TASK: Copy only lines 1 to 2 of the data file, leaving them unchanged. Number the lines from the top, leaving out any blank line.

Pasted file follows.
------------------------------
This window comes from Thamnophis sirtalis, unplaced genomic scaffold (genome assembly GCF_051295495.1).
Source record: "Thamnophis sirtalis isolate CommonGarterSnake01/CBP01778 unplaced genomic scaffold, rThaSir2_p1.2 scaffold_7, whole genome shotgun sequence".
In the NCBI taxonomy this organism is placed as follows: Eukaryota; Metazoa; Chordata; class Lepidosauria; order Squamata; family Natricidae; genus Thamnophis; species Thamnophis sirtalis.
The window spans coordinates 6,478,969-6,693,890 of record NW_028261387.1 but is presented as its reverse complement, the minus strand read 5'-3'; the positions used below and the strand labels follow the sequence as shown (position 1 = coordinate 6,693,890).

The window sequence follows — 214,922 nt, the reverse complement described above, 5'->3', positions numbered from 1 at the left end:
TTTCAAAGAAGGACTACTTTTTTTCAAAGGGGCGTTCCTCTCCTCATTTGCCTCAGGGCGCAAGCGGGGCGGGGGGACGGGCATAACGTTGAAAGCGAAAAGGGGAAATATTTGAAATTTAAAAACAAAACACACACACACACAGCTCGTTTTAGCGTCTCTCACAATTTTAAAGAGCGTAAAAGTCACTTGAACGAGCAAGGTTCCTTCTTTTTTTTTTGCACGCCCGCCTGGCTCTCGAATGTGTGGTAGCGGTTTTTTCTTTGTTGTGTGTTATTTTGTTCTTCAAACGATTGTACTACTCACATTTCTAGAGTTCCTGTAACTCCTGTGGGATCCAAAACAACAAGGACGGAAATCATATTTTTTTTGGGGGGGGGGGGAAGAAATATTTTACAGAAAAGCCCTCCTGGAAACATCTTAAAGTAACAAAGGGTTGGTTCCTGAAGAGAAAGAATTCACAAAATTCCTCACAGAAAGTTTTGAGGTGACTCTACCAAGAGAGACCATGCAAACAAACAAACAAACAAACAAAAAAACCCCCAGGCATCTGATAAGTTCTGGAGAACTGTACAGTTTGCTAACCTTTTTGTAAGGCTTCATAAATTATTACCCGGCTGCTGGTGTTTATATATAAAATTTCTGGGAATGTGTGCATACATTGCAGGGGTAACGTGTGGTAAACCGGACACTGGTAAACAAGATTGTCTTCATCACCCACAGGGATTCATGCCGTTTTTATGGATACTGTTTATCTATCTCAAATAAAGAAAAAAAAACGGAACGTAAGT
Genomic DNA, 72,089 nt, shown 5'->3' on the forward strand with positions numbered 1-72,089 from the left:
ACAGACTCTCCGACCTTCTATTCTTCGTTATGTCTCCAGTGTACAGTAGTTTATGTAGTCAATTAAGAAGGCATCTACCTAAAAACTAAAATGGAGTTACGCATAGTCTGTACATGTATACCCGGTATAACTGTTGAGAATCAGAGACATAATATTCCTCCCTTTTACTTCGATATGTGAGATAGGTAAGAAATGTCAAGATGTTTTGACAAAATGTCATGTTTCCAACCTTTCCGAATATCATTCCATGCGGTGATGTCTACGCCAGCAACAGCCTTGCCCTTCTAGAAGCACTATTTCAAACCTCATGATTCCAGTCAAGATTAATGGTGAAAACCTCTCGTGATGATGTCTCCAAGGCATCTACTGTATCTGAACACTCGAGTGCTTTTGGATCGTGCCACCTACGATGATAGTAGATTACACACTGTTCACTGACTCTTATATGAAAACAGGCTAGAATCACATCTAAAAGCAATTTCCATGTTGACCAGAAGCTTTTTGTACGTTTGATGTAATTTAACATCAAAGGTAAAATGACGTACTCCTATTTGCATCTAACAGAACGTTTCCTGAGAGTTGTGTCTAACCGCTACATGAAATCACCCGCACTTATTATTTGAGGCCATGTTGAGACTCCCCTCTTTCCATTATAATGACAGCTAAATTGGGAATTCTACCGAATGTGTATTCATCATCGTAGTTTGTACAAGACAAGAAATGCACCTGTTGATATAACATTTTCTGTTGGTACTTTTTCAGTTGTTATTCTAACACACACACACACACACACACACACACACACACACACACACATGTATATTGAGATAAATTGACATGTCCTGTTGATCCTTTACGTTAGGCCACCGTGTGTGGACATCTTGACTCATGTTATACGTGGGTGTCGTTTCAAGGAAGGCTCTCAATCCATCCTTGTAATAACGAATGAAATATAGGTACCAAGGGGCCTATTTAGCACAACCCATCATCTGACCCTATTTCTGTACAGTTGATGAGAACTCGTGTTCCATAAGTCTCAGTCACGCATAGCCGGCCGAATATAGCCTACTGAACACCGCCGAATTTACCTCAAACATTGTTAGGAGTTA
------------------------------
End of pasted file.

This window comes from Thamnophis sirtalis, unplaced genomic scaffold (genome assembly GCF_051295495.1).
Source record: "Thamnophis sirtalis isolate CommonGarterSnake01/CBP01778 unplaced genomic scaffold, rThaSir2_p1.2 scaffold_7, whole genome shotgun sequence".